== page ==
Abu Dhabi's Etihad Airways loses $758 mln in first half
DUBAI, Aug 6 (Reuters) - Abu Dhabi's Etihad Airways said its core operating loss deepened to $758 million in the first half of the year as passenger traffic fell by nearly 60% due to the coronavirus pandemic.
The state carrier suspended regular, scheduled passenger flights in March due to the pandemic. Those services began to resume June.
Its core operating loss was up nearly 30% from $586 million a year ago as the airline carried around 3.5 million passengers compared with 8.2 million in the first half of 2019.
Total revenue fell 38% to $1.7 billion, though cargo revenue increased 37% to $490 million, it said in a statement.
Aviation has been one of the industries worst hit during the COVID-19 crisis, forcing airlines to lay off staff and seek government bailouts. Etihad has slashed jobs and salaries.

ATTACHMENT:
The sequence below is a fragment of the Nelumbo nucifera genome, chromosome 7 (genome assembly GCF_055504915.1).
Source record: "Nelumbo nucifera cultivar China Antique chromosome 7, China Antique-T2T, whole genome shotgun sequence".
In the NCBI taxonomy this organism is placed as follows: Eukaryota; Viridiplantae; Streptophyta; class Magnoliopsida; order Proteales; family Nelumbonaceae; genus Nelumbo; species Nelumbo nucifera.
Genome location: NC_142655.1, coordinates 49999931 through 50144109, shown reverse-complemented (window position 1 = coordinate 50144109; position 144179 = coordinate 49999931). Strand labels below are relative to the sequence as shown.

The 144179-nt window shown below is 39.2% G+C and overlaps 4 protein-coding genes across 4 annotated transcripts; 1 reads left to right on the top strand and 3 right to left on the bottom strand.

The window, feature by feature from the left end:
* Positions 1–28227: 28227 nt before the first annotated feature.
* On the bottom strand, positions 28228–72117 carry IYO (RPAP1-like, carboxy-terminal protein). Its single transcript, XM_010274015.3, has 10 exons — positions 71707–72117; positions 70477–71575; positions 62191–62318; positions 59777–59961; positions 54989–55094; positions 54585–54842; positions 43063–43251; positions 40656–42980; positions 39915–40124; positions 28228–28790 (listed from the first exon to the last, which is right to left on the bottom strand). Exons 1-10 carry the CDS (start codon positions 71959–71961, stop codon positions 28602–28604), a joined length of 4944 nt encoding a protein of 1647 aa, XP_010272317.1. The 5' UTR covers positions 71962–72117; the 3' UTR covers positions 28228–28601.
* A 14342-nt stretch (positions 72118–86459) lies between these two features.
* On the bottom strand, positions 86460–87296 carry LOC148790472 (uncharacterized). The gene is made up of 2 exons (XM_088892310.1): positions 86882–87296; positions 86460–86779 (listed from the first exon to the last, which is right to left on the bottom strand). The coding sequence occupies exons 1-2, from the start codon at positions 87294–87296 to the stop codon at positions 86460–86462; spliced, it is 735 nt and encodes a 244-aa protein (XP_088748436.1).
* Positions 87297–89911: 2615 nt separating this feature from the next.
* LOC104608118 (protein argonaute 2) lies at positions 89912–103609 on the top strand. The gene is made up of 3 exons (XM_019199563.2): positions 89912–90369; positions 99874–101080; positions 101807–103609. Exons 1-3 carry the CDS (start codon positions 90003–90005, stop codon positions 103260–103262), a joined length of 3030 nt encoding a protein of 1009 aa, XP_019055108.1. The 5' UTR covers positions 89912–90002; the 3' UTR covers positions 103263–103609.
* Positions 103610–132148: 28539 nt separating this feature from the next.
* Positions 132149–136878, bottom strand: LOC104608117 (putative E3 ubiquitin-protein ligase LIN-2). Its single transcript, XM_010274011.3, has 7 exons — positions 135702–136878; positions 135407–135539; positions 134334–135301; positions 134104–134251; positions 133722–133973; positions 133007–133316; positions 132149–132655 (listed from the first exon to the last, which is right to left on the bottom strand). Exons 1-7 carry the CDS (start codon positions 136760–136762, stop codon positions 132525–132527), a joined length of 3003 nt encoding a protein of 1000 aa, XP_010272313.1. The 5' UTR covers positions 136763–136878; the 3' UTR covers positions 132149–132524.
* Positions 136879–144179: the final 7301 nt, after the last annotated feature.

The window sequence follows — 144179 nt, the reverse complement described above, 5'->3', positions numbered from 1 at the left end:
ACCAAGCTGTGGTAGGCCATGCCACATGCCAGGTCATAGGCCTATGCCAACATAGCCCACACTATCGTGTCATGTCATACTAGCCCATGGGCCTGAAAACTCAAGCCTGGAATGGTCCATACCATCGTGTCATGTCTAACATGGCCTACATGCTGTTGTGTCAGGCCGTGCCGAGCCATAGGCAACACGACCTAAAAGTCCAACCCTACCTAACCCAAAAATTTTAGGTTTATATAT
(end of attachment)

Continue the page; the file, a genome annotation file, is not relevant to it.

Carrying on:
Etihad, which had lost $5.62 billion in the four years prior to 2020, said it had started the year strongly before the pandemic brought global travel to a near halt.
At the end of the first quarter, it was on track to achieve $900 million in earnings before interest, taxes, depreciation, and amortization (EBITDA) this year compared with $453 million in 2019, Chief Financial Officer Adam Boukadida said.
Prior to the pandemic, Etihad had targeted returning to profitability in 2023 after a five-year turnaround plan that involved shrinking the fleet, network and workforce.
Chief Executive Tony Douglas said the airline had revised its outlook for the rest of 2020, without saying what that outlook was, and that it expected to be operating half as many flights as it did prior to the pandemic by September.
Though Etihad has resumed some regular international flights, unlike Dubai, most foreign visitors remain banned from flying to Abu Dhabi due to coronavirus-related restrictions.
In the April - June period, Etihad carried 30,000 passengers, filling 16% of available seats, compared with 3.43 million and filling 74% of available seats in January - March period.
(Reporting by Alexander Cornwell Editing by Edmund Blair and David Holmes)
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